American history, biographies, book reviews, James Traub, John Quincy Adams, presidential biographies, US Presidents
James Traub’s “John Quincy Adams: Militant Spirit” was published in 2016, about three years after I read four other biographies of the sixth president. Traub is a journalist and author who has written for The New Yorker, New York Times Magazine, The New York Post and Saturday Review. He is currently a Non-Resident Fellow at New York University.
Most readers will find this widely admired 537-page biography well-organized, engaging and uncommonly thoughtful. Traub’s writing is refreshingly straightforward with just enough erudition and depth to appeal to scholars – but without discouraging a wider audience. And while it does not quite rank among the most colorful or poetic of the presidential biographies I’ve read, it is not far off the mark.
The author clearly admires his subject and he takes advantage of Adams’s intrinsically fascinating life to write an excellent biography comprised of nearly equal parts history and character study. Traub proves both an attentive observer and a discriminating analyst; during the book’s thirty-nine chapters he manages to discern, decipher and articulately describe the dour but brilliant Mr. Adams.
Among the biography’s many virtues are its introduction (where every word seems exquisitely chosen for maximum impact), its introduction of John and Abigail Adams (who seem so interesting the reader may be tempted to set this book aside to read about JQA’s parents), its observations concerning the evolution of early American politics and political parties, and its consistently nuanced consideration of John Quincy Adams’s attitude toward slavery. And coverage of the presidential campaign of 1824 – which carried Adams to the White House – is riveting.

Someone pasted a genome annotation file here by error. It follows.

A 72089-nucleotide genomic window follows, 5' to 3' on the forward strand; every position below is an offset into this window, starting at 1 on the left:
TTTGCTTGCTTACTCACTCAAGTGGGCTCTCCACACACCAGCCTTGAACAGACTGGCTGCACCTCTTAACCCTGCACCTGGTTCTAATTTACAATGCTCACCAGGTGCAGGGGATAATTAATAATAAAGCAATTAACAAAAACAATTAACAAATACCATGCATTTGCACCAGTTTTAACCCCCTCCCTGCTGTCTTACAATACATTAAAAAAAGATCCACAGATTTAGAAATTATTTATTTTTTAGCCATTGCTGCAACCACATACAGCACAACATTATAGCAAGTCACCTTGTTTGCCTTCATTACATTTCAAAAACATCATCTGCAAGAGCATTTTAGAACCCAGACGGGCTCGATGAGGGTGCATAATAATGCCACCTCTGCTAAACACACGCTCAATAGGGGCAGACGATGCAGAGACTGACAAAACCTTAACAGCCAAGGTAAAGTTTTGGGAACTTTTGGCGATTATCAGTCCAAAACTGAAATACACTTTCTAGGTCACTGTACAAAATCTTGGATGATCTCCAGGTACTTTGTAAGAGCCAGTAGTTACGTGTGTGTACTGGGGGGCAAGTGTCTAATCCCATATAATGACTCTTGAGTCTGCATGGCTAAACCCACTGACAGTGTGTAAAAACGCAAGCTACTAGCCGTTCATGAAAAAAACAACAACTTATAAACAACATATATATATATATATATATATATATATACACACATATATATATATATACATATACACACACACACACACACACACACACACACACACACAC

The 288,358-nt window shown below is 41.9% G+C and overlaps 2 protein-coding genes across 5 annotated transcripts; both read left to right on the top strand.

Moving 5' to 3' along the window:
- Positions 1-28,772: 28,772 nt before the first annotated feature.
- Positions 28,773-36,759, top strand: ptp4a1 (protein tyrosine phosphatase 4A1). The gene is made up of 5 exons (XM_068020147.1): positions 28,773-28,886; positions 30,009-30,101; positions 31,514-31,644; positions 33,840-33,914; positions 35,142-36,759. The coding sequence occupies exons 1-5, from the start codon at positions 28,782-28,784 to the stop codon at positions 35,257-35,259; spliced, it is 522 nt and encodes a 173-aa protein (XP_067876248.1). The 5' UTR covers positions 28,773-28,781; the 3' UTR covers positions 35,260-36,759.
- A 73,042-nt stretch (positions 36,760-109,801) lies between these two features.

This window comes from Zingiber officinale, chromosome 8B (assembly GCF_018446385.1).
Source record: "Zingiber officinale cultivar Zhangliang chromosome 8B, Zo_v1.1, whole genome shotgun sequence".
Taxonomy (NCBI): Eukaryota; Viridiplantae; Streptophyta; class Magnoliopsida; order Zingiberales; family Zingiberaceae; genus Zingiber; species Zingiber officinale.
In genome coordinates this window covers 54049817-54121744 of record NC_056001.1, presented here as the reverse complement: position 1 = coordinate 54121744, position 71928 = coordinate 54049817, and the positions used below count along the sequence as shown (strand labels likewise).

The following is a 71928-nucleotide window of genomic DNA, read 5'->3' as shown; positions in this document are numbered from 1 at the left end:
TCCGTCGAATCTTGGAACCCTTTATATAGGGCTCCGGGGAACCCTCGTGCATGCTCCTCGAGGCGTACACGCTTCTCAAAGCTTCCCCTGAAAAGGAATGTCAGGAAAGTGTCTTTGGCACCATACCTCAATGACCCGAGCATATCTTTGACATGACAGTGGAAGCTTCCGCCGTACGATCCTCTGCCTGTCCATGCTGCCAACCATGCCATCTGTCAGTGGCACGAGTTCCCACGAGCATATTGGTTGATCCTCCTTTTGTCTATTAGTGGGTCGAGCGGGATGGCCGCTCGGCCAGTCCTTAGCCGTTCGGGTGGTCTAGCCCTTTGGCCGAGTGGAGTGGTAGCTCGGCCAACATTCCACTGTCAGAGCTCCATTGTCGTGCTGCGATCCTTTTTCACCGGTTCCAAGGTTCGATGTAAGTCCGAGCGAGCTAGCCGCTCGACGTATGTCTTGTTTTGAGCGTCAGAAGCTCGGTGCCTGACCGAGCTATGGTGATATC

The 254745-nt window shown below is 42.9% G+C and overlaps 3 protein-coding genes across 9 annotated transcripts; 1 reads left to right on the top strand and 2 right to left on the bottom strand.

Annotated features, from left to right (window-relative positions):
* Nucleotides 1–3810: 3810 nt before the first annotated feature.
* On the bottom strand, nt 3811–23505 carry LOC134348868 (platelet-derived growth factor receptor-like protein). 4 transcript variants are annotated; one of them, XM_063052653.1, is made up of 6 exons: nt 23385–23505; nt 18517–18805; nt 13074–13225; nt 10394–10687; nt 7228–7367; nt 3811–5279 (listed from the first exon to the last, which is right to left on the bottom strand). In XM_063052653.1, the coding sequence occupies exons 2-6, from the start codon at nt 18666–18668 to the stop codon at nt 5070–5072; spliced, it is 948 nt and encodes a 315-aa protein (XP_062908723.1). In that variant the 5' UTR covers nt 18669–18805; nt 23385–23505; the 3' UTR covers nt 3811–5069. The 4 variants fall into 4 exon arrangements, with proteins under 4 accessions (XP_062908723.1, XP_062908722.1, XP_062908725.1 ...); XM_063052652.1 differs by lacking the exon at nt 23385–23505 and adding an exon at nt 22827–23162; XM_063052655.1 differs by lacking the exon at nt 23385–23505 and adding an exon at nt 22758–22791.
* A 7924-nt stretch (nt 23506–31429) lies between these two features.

But while Traub successfully penetrates his subject’s opaque exterior, nowhere is a full portrait of JQA laid bare for easy digestion. Instead, the reader is left to stitch together the various elements of Adams’s personality. This is not a particularly difficult task, but even the book’s closing chapter fails to provide a sweeping review of Adams or a thorough assessment of his legacy.
It is generally believed (with significant merit) that Adams’s presidency was the least successful period of his life. Similarly, Traub’s coverage of the Adams presidency is the least interesting section of this otherwise impressive biography. Chronologically overlapping chapters, the lack of an overarching presidency-related thesis, dense (but thoughtful) political discussions and terse coverage of the election of 1828 leave these chapters comparatively unfulfilling.
This biography is comprehensive but it is far from exhaustive. Notably missing is coverage of episodes which are relatively unimportant to Adams’s diplomatic or political careers, but which readers would find extremely interesting. (One could almost form the basis for a Candice Millard tale of adventure and hardship.) And because Adams’s life was so career-focused, his personal relationships are covered with less intensity than many readers will prefer. Finally, there are a small number of conspicuous typos which should not have survived the editing process.
Overall, James Traub’s biography of John Quincy Adams is an extremely meritorious addition to the universe of books focused on this fascinating political figure. With an easy style, penetrating insight and a talent for dissecting his difficult but distinguished subject, Traub provides readers with a biography which, if not quite the final word on this subject, almost certainly sets a new bar for future biographers of the 6th president.
Overall rating: 4¼ stars
On Fri, Jun 28, 2019 at 5:29 PM My Journey Through the Best Presidential Biographies wrote:
> Steve posted: “James Traub’s “John Quincy Adams: Militant Spirit” was > published in 2016, about three years after I read four other biographies of > the sixth president. Traub is a journalist and author who has written for > The New Yorker, New York Times Magazine, The New Y” >
Alec Rogers said:
Have you read Cooper’s Lost Founding Father yet? This was highly recommended to me.